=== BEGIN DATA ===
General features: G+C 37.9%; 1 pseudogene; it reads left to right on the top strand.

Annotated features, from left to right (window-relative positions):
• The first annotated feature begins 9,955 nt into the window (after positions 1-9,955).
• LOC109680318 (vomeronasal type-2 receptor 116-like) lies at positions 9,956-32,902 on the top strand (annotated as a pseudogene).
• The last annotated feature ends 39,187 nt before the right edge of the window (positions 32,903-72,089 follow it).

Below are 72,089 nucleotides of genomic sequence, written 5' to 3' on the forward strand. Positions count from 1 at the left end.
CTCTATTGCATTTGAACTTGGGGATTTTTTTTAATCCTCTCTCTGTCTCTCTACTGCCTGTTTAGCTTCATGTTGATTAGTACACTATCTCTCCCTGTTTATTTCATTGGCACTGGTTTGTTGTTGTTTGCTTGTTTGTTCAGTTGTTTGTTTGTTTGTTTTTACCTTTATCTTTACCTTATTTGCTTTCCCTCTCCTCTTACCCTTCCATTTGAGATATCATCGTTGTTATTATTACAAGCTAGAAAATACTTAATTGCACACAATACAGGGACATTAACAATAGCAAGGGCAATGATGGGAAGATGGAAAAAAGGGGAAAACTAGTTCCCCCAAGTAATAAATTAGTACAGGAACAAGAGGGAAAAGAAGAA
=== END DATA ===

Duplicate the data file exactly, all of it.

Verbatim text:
General features: G+C 37.9%; 1 pseudogene; it reads left to right on the top strand.

Annotated features, from left to right (window-relative positions):
• The first annotated feature begins 9,955 nt into the window (after positions 1-9,955).
• LOC109680318 (vomeronasal type-2 receptor 116-like) lies at positions 9,956-32,902 on the top strand (annotated as a pseudogene).
• The last annotated feature ends 39,187 nt before the right edge of the window (positions 32,903-72,089 follow it).

Below are 72,089 nucleotides of genomic sequence, written 5' to 3' on the forward strand. Positions count from 1 at the left end.
CTCTATTGCATTTGAACTTGGGGATTTTTTTTAATCCTCTCTCTGTCTCTCTACTGCCTGTTTAGCTTCATGTTGATTAGTACACTATCTCTCCCTGTTTATTTCATTGGCACTGGTTTGTTGTTGTTTGCTTGTTTGTTCAGTTGTTTGTTTGTTTGTTTTTACCTTTATCTTTACCTTATTTGCTTTCCCTCTCCTCTTACCCTTCCATTTGAGATATCATCGTTGTTATTATTACAAGCTAGAAAATACTTAATTGCACACAATACAGGGACATTAACAATAGCAAGGGCAATGATGGGAAGATGGAAAAAAGGGGAAAACTAGTTCCCCCAAGTAATAAATTAGTACAGGAACAAGAGGGAAAAGAAGAA